It's non-numismatic, but collectors and researchers will appreciate the significance of this landmark exhibition of some the world's rarest and most valuable stamps.
Only for three weeks and only in Berlin: This unique exhibition is the only one in the world to unite most of the legendary Blue and Red Mauritius stamps still in existence. For stamp collectors all over the world, just the thought of a Blue Mauritius is enough to set the pulse racing – and even for the casual audience, it symbolises everything that makes a stamp special: an astronomical price, rarity beyond compare, and a fascinating story that has inspired myths and legends. At the ‘The Blue Mauritius: Meeting of the Queens in Berlin’ exhibition from September 2 to 25, 2011, the Museum for Communication Berlin will be presenting around two-thirds of the 27 Mauritius ‘Post Office’ stamps still in existence.
In this unparalleled exhibition, the Museum for Communication Berlin, itself the proud owner of a Blue and Red Mauritius, is presenting the largest number of these philatelic gems ever shown together anywhere in the world. The exhibition is only running for a total of three weeks and tickets are limited. Tickets can be booked online at www.mauritius-in-berlin.de. Timed-entry tickets cost €8 (concessions €5), and VIP tickets with no time restrictions are available for €22.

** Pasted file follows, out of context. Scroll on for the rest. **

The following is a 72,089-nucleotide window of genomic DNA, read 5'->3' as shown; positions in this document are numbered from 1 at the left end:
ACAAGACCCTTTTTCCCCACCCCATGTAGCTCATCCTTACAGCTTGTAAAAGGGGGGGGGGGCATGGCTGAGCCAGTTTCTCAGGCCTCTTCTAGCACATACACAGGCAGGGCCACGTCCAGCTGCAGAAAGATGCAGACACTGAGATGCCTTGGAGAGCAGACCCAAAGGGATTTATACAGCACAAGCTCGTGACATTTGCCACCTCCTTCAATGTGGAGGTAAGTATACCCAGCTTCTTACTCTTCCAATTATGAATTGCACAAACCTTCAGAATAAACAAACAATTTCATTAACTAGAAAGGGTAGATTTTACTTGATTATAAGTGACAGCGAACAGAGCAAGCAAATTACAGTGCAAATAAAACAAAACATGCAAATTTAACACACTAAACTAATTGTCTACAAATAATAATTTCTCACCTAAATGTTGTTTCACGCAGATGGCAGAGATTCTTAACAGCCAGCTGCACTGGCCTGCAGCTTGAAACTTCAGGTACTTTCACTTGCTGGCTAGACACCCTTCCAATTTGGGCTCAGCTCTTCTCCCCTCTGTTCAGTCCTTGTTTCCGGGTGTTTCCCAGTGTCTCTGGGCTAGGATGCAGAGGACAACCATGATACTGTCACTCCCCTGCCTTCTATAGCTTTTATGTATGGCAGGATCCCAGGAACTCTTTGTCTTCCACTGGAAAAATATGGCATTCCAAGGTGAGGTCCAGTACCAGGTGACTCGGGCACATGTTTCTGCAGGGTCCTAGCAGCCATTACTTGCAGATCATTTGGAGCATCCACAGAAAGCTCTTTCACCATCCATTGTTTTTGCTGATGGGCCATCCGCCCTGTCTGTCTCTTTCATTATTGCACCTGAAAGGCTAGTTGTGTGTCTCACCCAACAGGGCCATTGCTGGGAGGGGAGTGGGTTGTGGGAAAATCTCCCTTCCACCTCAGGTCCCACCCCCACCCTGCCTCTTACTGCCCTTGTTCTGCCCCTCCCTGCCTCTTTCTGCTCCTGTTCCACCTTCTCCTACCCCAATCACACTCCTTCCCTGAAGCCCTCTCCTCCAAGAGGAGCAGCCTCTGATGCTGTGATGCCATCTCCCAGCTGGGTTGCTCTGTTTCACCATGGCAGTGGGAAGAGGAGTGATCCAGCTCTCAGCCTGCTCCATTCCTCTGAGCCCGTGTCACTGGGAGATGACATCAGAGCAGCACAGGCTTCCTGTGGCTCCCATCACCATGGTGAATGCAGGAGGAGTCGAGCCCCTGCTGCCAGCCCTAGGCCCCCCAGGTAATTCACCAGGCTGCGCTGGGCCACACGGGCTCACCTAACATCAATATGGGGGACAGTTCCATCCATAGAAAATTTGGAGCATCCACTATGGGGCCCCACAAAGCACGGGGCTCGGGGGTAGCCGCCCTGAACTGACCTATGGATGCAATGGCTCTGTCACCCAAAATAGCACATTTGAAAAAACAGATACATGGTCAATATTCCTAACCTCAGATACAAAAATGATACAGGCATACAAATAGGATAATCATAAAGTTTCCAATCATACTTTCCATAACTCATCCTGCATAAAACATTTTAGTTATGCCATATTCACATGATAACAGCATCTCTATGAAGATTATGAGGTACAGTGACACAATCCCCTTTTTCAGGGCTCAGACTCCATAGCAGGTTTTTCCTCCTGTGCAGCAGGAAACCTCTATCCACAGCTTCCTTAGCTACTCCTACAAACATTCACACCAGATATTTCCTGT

These renowned stamps, issued more than 160 years ago in the British colony Mauritius and now on display in Berlin, are on loan from the Royal Philatelic Collection of Her Majesty Queen Elizabeth II, the British Library, the Postal Museums in The Hague and in Stockholm, the Blue Penny Museum (Port Louis, Mauritius), and a number of private collectors. An accompanying exhibition and a catalogue provide an insight into the historical background of the ‘Mauritius legend’ and document the continuing fascination with these famous stamps. The stunning range of exhibits include the original cost estimate for the printing of the stamps, the sole remaining test print from 1847, the year the stamps were issued, and three prints produced in 1912 from the original plate, now lost.
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Exhibition in Berlin unite most of the legendary Blue and Red Mauritius stamps
Wayne Homren, Editor
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